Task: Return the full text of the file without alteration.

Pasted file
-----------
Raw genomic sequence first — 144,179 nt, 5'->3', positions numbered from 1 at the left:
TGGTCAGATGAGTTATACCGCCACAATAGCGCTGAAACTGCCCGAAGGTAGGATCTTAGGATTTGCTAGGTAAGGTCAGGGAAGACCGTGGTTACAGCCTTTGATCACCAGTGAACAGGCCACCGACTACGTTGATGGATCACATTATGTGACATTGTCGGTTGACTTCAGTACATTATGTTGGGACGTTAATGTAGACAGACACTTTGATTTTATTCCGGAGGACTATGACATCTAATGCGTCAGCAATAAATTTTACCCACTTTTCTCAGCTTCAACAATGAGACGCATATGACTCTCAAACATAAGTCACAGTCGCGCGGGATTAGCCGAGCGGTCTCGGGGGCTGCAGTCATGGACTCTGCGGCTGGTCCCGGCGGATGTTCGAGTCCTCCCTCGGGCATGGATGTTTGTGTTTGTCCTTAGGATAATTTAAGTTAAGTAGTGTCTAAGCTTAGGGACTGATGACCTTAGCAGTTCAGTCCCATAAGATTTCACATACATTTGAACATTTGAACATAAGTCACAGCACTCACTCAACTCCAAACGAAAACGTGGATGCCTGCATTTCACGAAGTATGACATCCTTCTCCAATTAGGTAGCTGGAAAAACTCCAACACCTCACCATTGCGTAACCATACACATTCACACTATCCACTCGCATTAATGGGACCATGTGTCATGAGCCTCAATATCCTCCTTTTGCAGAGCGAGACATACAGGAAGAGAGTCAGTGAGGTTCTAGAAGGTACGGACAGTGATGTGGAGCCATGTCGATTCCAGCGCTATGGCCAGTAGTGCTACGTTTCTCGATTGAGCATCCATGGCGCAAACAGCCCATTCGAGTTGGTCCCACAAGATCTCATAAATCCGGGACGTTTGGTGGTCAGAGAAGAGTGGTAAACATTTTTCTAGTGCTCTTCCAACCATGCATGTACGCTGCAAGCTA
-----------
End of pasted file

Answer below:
Raw genomic sequence first — 144,179 nt, 5'->3', positions numbered from 1 at the left:
TGGTCAGATGAGTTATACCGCCACAATAGCGCTGAAACTGCCCGAAGGTAGGATCTTAGGATTTGCTAGGTAAGGTCAGGGAAGACCGTGGTTACAGCCTTTGATCACCAGTGAACAGGCCACCGACTACGTTGATGGATCACATTATGTGACATTGTCGGTTGACTTCAGTACATTATGTTGGGACGTTAATGTAGACAGACACTTTGATTTTATTCCGGAGGACTATGACATCTAATGCGTCAGCAATAAATTTTACCCACTTTTCTCAGCTTCAACAATGAGACGCATATGACTCTCAAACATAAGTCACAGTCGCGCGGGATTAGCCGAGCGGTCTCGGGGGCTGCAGTCATGGACTCTGCGGCTGGTCCCGGCGGATGTTCGAGTCCTCCCTCGGGCATGGATGTTTGTGTTTGTCCTTAGGATAATTTAAGTTAAGTAGTGTCTAAGCTTAGGGACTGATGACCTTAGCAGTTCAGTCCCATAAGATTTCACATACATTTGAACATTTGAACATAAGTCACAGCACTCACTCAACTCCAAACGAAAACGTGGATGCCTGCATTTCACGAAGTATGACATCCTTCTCCAATTAGGTAGCTGGAAAAACTCCAACACCTCACCATTGCGTAACCATACACATTCACACTATCCACTCGCATTAATGGGACCATGTGTCATGAGCCTCAATATCCTCCTTTTGCAGAGCGAGACATACAGGAAGAGAGTCAGTGAGGTTCTAGAAGGTACGGACAGTGATGTGGAGCCATGTCGATTCCAGCGCTATGGCCAGTAGTGCTACGTTTCTCGATTGAGCATCCATGGCGCAAACAGCCCATTCGAGTTGGTCCCACAAGATCTCATAAATCCGGGACGTTTGGTGGTCAGAGAAGAGTGGTAAACATTTTTCTAGTGCTCTTCCAACCATGCATGTACGCTGCAAGCTA